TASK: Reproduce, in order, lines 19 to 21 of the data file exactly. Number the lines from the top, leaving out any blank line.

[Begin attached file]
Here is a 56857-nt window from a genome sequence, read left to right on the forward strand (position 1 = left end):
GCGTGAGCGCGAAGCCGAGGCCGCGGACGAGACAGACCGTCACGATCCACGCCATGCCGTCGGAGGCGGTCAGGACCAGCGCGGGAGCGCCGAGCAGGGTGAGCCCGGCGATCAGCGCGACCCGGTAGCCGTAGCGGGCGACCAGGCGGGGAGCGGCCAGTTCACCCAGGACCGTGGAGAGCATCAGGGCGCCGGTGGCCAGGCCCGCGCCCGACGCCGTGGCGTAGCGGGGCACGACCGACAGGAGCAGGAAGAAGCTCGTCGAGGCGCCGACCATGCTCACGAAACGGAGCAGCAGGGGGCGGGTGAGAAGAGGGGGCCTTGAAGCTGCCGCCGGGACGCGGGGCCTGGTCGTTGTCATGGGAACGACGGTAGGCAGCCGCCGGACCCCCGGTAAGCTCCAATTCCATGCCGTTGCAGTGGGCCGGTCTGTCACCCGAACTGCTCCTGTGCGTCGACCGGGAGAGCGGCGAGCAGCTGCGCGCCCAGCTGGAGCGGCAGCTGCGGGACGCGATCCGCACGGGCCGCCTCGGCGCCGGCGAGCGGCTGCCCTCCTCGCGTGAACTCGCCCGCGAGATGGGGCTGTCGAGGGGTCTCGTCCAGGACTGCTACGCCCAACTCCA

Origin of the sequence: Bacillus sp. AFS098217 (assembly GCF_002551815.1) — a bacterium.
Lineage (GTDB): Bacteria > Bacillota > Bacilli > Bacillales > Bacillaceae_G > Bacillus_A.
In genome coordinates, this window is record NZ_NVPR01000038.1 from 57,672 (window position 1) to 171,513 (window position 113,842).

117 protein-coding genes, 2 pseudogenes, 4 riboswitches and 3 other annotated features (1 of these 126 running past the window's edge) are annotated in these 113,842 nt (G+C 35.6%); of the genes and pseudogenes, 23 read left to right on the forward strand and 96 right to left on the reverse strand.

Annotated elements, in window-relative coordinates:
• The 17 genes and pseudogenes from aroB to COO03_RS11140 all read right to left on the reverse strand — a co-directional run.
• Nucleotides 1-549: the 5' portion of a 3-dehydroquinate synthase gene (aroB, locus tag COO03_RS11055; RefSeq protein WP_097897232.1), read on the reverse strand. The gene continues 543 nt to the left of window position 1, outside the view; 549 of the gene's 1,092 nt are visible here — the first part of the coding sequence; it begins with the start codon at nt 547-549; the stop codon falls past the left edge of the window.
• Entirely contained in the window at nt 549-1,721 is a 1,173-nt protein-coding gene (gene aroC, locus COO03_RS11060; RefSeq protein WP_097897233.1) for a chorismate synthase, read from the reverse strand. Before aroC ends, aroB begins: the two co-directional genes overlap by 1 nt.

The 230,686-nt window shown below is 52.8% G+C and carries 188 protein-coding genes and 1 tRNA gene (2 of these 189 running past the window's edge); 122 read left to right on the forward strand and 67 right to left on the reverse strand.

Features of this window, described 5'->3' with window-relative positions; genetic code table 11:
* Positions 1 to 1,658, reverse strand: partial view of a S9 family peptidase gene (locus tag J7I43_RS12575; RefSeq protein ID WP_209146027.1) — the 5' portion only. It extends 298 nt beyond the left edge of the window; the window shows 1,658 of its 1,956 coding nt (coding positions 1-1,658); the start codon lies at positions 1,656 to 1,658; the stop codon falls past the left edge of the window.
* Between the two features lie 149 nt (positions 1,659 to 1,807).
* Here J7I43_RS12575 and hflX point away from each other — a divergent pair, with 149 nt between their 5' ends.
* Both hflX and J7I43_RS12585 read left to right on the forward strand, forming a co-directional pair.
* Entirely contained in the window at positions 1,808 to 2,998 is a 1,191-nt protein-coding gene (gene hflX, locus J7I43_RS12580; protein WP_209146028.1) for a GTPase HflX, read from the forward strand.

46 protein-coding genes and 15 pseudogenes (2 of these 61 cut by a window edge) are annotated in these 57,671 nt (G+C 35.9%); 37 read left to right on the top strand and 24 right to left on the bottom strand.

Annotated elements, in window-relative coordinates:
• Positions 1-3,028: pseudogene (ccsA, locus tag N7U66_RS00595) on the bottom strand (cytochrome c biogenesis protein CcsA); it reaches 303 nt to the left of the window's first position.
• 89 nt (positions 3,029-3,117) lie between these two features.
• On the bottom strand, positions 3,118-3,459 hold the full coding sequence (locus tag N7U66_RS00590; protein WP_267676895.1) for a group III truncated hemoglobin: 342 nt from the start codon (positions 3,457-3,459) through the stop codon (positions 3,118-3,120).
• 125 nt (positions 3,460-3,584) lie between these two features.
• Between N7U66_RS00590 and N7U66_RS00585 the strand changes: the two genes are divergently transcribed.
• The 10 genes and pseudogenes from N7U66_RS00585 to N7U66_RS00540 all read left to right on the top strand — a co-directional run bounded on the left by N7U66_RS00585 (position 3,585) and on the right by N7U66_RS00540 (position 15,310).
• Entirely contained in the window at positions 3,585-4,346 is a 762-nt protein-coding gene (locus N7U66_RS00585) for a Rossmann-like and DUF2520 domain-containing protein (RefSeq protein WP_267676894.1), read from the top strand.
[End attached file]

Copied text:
Annotated elements, in window-relative coordinates:
• Positions 1-3,028: pseudogene (ccsA, locus tag N7U66_RS00595) on the bottom strand (cytochrome c biogenesis protein CcsA); it reaches 303 nt to the left of the window's first position.
• 89 nt (positions 3,029-3,117) lie between these two features.